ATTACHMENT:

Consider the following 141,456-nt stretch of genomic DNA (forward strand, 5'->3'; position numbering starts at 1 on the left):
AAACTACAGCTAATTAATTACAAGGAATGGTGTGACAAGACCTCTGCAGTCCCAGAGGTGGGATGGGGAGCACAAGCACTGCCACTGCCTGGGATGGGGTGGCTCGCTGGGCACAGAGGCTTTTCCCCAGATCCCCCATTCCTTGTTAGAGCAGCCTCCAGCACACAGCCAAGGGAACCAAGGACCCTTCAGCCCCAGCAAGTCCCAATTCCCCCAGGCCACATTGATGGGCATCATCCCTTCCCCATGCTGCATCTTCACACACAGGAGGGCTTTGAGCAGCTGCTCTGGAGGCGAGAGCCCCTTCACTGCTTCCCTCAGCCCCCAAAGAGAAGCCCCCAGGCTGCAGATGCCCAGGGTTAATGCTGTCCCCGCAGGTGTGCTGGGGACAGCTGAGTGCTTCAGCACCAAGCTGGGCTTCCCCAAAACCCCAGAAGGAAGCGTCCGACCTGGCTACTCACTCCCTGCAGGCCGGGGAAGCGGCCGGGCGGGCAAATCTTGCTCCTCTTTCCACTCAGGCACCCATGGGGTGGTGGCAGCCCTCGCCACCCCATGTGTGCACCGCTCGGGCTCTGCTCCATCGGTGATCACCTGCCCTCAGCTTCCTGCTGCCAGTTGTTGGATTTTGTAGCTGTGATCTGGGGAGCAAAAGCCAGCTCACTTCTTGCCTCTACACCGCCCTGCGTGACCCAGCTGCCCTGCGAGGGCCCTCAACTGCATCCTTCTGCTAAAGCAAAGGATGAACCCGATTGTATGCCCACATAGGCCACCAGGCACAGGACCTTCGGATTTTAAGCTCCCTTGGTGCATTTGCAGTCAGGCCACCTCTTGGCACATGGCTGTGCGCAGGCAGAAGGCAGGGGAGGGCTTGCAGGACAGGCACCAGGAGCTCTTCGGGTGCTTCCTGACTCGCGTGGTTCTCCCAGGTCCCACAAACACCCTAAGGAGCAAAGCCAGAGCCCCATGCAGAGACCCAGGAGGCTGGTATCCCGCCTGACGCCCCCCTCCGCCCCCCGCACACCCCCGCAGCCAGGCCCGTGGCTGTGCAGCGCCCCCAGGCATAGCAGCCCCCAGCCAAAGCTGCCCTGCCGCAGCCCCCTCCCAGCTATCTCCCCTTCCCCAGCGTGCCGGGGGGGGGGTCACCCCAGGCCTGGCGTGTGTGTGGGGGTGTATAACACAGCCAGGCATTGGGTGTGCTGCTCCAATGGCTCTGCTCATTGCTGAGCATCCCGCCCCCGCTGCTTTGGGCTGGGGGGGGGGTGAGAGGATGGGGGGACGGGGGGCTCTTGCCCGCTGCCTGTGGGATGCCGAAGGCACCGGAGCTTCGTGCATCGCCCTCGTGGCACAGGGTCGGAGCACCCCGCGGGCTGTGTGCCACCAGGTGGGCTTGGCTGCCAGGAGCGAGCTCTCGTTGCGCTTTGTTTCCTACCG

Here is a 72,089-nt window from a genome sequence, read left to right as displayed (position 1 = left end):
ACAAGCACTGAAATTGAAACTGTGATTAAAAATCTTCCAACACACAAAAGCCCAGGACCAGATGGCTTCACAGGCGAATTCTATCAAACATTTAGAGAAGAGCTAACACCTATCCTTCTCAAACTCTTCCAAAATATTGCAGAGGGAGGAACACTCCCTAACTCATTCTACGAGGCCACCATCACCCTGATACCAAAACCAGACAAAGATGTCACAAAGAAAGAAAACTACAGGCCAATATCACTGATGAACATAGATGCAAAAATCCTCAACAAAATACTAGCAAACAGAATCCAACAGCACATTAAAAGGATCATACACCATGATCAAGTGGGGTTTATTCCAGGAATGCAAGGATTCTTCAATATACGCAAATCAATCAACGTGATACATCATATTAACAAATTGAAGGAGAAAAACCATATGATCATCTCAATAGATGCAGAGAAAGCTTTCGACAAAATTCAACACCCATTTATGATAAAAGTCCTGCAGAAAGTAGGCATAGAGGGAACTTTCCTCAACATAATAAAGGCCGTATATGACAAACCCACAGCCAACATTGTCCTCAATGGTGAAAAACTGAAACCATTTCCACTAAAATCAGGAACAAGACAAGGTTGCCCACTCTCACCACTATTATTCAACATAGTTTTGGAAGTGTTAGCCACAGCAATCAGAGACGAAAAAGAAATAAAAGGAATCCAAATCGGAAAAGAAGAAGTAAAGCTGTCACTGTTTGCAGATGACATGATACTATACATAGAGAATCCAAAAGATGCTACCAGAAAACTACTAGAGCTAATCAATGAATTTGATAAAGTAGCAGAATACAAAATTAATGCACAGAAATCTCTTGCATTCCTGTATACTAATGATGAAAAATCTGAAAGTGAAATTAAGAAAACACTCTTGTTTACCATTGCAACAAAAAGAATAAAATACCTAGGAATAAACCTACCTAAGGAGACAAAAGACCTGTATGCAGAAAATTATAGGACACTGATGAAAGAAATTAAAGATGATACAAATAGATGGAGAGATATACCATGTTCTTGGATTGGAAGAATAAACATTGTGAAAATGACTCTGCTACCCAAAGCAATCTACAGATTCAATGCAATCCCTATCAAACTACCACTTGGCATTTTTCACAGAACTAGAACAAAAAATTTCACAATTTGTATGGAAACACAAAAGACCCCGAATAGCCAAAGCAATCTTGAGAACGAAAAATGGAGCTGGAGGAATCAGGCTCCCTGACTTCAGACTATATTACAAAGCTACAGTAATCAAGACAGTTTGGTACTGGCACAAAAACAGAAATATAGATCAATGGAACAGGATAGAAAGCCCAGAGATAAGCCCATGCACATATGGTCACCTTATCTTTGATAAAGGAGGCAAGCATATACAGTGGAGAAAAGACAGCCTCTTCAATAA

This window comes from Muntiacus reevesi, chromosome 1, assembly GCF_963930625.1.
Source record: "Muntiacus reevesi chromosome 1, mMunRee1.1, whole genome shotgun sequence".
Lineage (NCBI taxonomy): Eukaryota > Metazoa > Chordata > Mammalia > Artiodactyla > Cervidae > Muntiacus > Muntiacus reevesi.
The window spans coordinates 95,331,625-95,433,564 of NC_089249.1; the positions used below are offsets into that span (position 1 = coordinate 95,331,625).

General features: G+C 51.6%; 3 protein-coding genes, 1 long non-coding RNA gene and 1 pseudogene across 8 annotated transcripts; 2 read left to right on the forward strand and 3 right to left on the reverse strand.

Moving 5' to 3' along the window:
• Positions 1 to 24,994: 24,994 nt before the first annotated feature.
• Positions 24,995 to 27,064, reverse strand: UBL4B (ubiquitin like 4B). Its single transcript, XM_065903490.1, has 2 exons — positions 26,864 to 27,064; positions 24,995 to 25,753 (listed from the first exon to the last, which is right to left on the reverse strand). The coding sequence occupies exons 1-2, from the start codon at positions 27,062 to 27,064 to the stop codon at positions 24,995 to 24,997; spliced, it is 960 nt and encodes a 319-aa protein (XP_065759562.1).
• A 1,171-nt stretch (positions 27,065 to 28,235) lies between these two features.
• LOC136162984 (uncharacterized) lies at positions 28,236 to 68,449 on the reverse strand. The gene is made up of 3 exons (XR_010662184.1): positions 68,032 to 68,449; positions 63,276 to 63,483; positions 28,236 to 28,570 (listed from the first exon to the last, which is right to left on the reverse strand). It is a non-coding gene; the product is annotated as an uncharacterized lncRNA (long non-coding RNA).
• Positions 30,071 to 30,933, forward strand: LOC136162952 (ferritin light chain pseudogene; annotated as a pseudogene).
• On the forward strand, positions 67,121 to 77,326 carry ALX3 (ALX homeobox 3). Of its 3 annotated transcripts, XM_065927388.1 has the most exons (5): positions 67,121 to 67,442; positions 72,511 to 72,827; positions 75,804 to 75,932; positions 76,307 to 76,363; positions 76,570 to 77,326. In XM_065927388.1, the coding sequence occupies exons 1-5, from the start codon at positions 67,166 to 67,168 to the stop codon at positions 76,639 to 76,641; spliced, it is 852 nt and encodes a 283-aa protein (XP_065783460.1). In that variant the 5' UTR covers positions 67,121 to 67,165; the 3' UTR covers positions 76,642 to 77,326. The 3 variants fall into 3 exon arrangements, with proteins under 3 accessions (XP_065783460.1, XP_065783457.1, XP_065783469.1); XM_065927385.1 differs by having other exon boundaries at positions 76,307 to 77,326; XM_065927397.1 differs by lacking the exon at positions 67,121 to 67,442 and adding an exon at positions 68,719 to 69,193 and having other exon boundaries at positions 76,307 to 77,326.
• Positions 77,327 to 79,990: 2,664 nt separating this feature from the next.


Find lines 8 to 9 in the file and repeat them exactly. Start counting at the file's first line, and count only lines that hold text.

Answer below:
The window spans coordinates 95,331,625-95,433,564 of NC_089249.1; the positions used below are offsets into that span (position 1 = coordinate 95,331,625).

General features: G+C 51.6%; 3 protein-coding genes, 1 long non-coding RNA gene and 1 pseudogene across 8 annotated transcripts; 2 read left to right on the forward strand and 3 right to left on the reverse strand.